For those who haven’t read it, “Just Kids” is an intimate look at Patti’s young life and her road to self discovery and fame. After becoming pregnant at in New Jersey, giving up her baby and heading to New York for a fresh start, she would enter New York in the 60’s a time when it was full of crime, dirt and magic. She would meet Robert Mapplethorp while sleeping in the park and the two would  became roommates, lovers and best friends.

Patti Smith & Robert Mapplethorpe

She describes their idyllic (yet struggle-filled) life. They went to museums able to afford only one ticket. (The one who saw the exhibition would describe it to the one who waited outside.) They went to Coney Island, able to afford only one hot dog.

What illuminates throughout the book is their dedication to the artistic way—their refusal to give up that spark inside them for the comforts of traditional society.

Both would go on to achieve fame in their work, however it’s not their achievement of fame that makes the book worthwhile. What makes the book magical is the mindset of Patti and Mapplethorp. Their dedication to each other and the spirit of friendship. It’s a beautiful portrait of what it’s like to be young and full of hope. It’s a testament to following your spirit, and never giving up on that tiny spark of hope you have for yourself.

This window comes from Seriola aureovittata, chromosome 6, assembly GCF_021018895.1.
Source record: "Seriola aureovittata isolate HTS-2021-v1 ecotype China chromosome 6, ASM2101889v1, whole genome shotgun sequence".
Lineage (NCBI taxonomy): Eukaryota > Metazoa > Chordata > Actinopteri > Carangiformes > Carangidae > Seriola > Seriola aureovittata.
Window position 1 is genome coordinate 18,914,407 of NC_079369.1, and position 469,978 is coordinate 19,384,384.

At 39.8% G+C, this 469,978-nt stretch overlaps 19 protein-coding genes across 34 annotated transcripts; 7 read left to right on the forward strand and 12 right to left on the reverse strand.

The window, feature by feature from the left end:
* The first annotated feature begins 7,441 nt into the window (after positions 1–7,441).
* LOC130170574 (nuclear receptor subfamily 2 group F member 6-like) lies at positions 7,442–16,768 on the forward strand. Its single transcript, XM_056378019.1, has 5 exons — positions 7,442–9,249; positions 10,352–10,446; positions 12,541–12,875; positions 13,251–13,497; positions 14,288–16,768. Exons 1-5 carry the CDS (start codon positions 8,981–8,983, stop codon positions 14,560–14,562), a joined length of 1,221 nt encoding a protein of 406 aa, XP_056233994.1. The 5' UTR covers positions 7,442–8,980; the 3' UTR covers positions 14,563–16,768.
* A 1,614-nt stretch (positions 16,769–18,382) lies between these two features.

Below are the most beautiful quotes of Patti that will inspire any artist to keep going:

“I had no proof that I had the stuff to be an artist, though I hungered to be one”

“It was a good day to arrive in New York City. No one expected me. Everything awaited me.”

“A writer or any artist can’t expect to be embraced by the people. I’ve done records where it seemed like no one listened to them. You write poetry books that maybe 50 people read. And you just keep doing your work because you have to, because it’s your calling.”

“When I was really young, William Burroughs told me, “Build a good name. Keep your name clean. Don’t make compromises. Don’t worry about making a bunch of money or being successful. Be concerned with doing good work. And make the right choices and protect your work. And if you can build a good name, eventually that name will be its own currency.”